Have you had a eureka moment?
Yes, I've had several: seeing the first Xerox Alto (the computer that inspired the Macintosh), and seeing early demonstrations of Google and Yahoo! when they were both still Stanford projects.
What is the biggest misconception about your field of study?
A common misconception about computer science is that it is a discipline where people work solo as programming serfs: in fact, all complex software systems are built in teams. A lot of effort goes into designing and organising these large team projects.
What advice would you give to your younger self?
I’d tell myself not to worry too much about being a nerd; it will work out OK.
You were recently awarded the Turing Award – a $1 million (£762,000) prize. What will you do with the money?
I am proud to have received this award along with David Patterson. I intend to donate my half of the prize to a university.
What are the best and worst things about your day?
The best things are the incredible scholars that we get to meet and work with and also the faculty and visitors we can bring to the university to meet with those scholars. In my experience, the best thing is always the people. The worst thing is, I should have cloned myself! I should have figured out how to replicate myself so that I have a little more time in my day. That would be a very helpful capability.
What’s your biggest regret?
I suppose I regret never living or studying abroad. I travelled a lot but never had the time to spend an extended period in a different part of the world.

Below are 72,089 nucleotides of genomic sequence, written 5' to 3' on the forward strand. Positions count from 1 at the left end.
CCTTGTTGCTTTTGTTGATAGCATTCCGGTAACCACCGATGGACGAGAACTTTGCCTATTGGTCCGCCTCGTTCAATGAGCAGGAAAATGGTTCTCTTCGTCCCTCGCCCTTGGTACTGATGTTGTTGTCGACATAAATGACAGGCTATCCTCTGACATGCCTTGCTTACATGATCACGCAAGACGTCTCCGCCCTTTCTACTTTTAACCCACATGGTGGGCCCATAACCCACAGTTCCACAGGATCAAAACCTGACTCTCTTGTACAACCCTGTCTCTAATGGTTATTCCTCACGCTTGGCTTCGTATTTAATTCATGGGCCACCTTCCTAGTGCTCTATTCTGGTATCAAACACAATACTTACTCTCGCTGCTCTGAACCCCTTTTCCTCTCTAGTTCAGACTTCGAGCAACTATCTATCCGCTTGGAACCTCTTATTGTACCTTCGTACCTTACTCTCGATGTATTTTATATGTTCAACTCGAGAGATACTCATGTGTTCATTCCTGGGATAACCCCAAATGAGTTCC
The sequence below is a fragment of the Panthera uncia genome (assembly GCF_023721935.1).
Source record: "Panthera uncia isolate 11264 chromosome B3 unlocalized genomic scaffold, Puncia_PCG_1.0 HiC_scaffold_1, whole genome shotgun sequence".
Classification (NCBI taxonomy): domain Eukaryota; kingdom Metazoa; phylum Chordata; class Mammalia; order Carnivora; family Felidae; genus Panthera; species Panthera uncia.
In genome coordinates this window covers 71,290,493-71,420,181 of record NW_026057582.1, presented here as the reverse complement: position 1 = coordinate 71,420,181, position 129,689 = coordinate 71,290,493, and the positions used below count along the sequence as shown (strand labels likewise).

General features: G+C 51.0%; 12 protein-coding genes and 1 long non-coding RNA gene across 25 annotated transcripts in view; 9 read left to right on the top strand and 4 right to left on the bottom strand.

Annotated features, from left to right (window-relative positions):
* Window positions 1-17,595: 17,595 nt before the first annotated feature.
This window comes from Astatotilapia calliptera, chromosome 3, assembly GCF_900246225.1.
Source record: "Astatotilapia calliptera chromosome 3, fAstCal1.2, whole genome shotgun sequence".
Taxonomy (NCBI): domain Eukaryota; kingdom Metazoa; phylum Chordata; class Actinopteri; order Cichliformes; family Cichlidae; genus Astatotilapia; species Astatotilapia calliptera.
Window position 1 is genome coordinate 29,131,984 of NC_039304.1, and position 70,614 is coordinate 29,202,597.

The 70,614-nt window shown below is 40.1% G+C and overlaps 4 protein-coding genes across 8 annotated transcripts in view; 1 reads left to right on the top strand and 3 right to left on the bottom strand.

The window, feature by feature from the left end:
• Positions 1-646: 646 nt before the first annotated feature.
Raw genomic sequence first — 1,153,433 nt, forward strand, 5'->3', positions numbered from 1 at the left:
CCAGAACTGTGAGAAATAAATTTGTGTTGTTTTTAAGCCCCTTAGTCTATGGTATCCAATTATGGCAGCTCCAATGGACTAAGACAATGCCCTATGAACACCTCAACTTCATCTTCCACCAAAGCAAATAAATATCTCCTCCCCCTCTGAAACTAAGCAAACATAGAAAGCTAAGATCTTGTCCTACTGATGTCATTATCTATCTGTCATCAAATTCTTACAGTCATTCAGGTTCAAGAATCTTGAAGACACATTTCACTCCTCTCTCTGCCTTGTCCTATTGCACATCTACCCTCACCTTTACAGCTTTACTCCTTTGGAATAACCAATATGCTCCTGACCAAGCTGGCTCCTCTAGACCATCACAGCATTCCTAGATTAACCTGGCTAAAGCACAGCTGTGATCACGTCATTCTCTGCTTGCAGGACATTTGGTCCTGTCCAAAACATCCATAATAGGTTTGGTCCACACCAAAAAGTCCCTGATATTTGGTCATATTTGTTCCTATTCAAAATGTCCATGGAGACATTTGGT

Tell us about someone you’ve always admired.
I’ve always had great admiration for Abraham Lincoln. He led the US through one of its most challenging and difficult times, and kept true to his core ethical principles.
Rebecca Lingwood has joined Brunel University London as its first provost. Professor Lingwood, who was previously vice-principal for education and professor of fluid dynamics at Queen Mary University of London, will be responsible for Brunel’s academic strategy and will also deputise for vice-chancellor Julia Buckingham. At Queen Mary, Professor Lingwood led the introduction of the “QMUL Model”, which put a personalised credit-bearing strand focusing on societal impact into every undergraduate programme. “Rebecca’s distinguished track record in both education and research, her commitment to Brunel’s unique academic mission and her evident future potential all position her to succeed in what is a critical leadership role,” Professor Buckingham said.
Charles R. Martinez Jr has been named the next dean of the College of Education at the University of Texas at Austin. Professor Martinez, who will also hold the Lee Hage Jamail Regents chair in education and the Sid W. Richardson Regents chair, is currently Philip H. Knight professor in the department of educational methodology, policy and leadership at the University of Oregon. Professor Martinez, who will join UT Austin in January, also served as Oregon’s vice-president for institutional equity and diversity from 2005 to 2011. “Charles’ scholarship, extensive policy expertise and proven success as a university administrator make him poised to build upon its success and lead the college as it adapts to the changing landscape of education and health,” said Maurie McInnis, UT Austin’s executive vice-president.
Lawrence Abeln will join Richmond, the American International University in London, as its new president next month. He was previously dean of the School of Management at the Asian Institute of Technology in Bangkok and, before that, dean of the University of Adelaide Business School.
Peter Smailes has been appointed as vice-president, finance and operations, at the University of British Columbia. He previously held the role on an interim basis and served as the institution’s treasurer before that.